“Deserving love and affection” can sound soft or undemanding. However, in this human being process, it is actually one of the most demanding paths of all – to love ourselves – and others – no matter what. To turn a mirror towards ourselves and notice the painful truths of our imperfections and inadequacies and missteps and still choose to love ourselves. To know that each time we stretch our capacity to love ourselves we also are more able to love others. In choosing love, we can listen, consider others’ points of view, be patient, and find forgiveness.  In choosing love, we can set limits, create boundaries, speak up, and take action. The waterfalls are available to us – if we have the courage to step under.


Adam and Eve Reimagined


For years I have been wondering about the creation story of Adam and Eve. Whether one is part of the Judeo-Christian lineage or not, the energy of this story permeates those raised in the Western world. Reimagining this story has been a goal of mine for a while…as my studies and inner understanding has brought me to a place where I absolutely reject the idea of “original sin” or “guilt” as a motivating factor for humans. We are beloved no matter what. We exist in human form to learn how to be human, which includes our imperfection. There is no shame in imperfection – just the humble understanding that we continually forget and remember and forget how absolutely lovable we – and everyone else – is.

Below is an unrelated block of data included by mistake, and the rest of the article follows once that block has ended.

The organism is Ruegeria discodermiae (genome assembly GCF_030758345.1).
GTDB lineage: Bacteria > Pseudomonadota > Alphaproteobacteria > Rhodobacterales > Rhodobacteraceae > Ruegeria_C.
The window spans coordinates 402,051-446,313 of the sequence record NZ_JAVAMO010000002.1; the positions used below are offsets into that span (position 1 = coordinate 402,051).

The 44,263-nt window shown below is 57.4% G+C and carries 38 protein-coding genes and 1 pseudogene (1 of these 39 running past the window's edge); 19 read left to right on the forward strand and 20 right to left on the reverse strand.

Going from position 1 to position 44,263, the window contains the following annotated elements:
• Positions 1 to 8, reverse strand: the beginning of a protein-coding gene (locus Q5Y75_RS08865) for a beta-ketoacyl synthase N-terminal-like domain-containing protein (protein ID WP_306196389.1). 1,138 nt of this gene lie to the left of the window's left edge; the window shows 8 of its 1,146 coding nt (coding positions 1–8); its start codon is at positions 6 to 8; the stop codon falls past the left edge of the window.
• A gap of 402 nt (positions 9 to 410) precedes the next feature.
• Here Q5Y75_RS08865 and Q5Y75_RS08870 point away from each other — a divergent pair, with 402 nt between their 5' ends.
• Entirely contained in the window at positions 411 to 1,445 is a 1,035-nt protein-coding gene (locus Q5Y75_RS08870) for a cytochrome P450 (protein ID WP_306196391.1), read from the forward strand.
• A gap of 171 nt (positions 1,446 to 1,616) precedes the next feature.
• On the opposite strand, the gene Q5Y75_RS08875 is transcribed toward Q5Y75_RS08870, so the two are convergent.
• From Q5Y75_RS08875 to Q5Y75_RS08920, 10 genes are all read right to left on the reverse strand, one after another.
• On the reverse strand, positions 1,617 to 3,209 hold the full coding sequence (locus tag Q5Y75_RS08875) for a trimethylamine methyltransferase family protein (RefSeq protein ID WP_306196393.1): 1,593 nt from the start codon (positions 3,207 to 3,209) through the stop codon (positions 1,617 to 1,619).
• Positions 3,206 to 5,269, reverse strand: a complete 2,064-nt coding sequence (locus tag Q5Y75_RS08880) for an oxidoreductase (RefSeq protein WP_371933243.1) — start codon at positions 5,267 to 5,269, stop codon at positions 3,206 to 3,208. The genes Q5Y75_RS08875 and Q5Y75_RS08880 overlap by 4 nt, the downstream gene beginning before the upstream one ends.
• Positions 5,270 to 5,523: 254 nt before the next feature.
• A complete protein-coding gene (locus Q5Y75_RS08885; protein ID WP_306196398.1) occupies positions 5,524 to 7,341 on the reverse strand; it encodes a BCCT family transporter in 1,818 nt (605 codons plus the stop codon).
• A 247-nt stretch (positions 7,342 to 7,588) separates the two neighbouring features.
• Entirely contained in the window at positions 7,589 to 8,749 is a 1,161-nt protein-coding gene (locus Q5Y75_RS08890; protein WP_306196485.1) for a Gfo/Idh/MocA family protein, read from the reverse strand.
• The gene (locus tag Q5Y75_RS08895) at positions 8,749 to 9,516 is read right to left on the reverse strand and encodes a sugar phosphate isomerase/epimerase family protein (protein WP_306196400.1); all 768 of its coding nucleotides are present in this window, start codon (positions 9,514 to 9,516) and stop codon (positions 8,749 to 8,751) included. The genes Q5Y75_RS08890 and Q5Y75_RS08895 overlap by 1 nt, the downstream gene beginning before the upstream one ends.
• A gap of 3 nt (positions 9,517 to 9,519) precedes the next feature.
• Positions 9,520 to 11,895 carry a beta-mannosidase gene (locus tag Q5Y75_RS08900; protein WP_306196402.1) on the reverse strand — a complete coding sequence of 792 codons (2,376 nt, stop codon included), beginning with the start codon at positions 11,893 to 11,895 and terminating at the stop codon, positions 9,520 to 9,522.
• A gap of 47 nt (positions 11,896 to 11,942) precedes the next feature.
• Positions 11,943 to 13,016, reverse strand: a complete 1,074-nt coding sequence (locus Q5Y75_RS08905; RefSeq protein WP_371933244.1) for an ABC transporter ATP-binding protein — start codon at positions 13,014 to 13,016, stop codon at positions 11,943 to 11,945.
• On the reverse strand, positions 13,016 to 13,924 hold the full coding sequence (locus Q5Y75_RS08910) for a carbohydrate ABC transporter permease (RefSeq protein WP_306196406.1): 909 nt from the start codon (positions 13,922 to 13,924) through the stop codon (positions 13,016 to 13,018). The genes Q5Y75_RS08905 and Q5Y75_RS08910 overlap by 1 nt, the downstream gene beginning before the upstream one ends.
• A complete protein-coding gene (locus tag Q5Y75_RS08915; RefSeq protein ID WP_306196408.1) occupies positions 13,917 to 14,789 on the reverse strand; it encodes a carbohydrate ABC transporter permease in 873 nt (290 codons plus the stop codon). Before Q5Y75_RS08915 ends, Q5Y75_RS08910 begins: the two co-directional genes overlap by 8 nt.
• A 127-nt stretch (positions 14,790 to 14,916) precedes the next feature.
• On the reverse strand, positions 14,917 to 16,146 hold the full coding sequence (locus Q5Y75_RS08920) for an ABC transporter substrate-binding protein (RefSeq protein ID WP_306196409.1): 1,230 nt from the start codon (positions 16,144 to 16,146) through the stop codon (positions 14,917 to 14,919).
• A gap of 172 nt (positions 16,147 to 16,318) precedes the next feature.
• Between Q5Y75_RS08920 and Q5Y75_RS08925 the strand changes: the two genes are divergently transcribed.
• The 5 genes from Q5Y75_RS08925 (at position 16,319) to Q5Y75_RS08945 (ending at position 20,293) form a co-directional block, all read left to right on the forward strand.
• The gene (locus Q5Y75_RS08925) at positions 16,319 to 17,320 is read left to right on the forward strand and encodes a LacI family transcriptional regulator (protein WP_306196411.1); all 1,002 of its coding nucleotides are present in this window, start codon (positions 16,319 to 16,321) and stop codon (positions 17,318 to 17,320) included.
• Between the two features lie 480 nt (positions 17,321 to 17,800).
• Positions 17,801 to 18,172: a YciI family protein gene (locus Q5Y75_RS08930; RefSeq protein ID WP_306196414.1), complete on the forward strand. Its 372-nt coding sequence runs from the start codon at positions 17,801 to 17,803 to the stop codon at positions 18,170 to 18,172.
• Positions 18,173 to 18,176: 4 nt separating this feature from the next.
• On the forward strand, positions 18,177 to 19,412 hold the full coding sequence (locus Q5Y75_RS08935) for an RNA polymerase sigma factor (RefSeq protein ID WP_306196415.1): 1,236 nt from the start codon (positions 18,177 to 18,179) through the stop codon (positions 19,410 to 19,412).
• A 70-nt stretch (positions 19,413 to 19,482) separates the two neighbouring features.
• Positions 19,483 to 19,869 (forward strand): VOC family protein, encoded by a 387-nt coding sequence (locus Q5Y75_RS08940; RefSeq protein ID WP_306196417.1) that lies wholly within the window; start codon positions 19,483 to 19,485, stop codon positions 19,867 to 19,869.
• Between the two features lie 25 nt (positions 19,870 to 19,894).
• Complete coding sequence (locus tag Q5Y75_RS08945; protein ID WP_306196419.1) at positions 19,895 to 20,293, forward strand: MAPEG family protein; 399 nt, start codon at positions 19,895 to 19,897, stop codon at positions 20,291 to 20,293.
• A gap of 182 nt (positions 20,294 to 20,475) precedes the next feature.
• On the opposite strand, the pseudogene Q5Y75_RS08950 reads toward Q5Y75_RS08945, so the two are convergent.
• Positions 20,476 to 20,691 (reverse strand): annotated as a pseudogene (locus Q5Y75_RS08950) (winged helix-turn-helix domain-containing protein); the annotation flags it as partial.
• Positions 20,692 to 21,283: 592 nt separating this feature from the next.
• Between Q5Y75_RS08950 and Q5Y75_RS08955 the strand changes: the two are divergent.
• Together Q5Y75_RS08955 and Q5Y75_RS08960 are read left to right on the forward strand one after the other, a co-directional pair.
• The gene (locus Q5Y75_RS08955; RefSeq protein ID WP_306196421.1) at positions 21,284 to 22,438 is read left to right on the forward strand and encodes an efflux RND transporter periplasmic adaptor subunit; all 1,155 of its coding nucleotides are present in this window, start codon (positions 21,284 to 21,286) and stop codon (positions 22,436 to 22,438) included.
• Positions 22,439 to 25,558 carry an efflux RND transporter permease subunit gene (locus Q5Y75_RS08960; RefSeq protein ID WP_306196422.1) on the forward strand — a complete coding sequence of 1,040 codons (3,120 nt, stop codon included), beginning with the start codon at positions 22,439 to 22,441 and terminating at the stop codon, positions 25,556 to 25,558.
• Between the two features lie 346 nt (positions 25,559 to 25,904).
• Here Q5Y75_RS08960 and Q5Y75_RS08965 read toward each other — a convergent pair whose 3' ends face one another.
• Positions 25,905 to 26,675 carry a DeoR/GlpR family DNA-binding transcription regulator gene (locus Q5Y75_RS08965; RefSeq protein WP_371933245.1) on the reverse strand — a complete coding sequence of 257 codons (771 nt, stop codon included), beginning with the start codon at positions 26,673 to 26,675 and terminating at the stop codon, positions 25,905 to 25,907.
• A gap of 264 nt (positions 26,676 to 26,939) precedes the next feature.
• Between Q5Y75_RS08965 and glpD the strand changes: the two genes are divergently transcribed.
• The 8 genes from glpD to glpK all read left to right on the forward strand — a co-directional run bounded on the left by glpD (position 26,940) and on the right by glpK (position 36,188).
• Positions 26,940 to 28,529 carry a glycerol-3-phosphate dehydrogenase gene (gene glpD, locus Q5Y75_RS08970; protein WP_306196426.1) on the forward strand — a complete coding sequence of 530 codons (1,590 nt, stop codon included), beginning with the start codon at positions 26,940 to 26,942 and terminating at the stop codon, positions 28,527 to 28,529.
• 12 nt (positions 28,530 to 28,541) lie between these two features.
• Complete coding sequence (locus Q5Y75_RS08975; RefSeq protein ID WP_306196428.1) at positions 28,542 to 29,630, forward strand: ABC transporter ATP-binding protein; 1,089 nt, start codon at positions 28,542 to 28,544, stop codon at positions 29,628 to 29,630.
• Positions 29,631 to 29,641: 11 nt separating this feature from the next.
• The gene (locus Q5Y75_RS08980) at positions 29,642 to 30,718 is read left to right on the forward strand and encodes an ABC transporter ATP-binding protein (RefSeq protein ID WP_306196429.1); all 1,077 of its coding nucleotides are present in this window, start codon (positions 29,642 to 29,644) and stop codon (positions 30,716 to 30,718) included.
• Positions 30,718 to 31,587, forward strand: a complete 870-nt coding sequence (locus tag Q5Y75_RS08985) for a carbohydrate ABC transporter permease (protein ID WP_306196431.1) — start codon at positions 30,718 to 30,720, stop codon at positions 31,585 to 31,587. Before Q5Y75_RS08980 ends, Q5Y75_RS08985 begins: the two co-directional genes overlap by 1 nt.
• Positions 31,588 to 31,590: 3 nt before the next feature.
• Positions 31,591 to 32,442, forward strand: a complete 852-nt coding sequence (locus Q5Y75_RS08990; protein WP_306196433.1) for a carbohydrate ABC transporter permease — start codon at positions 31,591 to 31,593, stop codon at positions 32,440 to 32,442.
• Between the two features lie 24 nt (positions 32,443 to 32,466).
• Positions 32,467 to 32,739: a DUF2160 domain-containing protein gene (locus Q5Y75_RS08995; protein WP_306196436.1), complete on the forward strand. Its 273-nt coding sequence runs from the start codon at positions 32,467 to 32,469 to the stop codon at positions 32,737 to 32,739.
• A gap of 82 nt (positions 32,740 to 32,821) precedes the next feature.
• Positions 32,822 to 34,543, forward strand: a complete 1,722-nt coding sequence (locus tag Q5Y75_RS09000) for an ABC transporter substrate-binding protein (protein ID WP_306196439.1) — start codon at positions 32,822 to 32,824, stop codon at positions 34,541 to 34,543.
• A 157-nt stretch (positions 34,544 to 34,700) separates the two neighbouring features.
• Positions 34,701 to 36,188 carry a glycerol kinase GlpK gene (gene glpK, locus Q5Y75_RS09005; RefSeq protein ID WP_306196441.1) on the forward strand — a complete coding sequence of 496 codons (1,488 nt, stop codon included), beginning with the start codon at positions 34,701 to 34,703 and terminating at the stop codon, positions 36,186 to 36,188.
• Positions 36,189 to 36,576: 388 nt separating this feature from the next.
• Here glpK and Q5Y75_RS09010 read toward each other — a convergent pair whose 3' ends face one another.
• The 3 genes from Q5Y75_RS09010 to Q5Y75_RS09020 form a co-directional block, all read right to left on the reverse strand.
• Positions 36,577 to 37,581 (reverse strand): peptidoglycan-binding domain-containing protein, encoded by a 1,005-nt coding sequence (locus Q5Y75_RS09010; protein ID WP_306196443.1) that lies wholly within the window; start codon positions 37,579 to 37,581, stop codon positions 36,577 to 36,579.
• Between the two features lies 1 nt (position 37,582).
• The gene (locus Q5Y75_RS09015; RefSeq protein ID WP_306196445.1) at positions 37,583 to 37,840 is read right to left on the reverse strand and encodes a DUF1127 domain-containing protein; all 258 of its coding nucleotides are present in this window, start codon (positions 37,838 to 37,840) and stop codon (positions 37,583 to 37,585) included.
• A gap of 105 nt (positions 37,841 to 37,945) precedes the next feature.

Here is the latest reimagining:

Once upon a time, Great Consciousness had a yearning to create. Love was expanding and bursting and swirling. Love burst out into billions of shiny sparks of energy that expanded throughout the universe and poured forth; the world was created. Out of light and darkness came the sun and the moon, the sea beings and the land animals. The birds swooped, and trees and flowers and fruits and vegetables blossomed. Great Consciousness loved the world and all the creations and was filled with peace.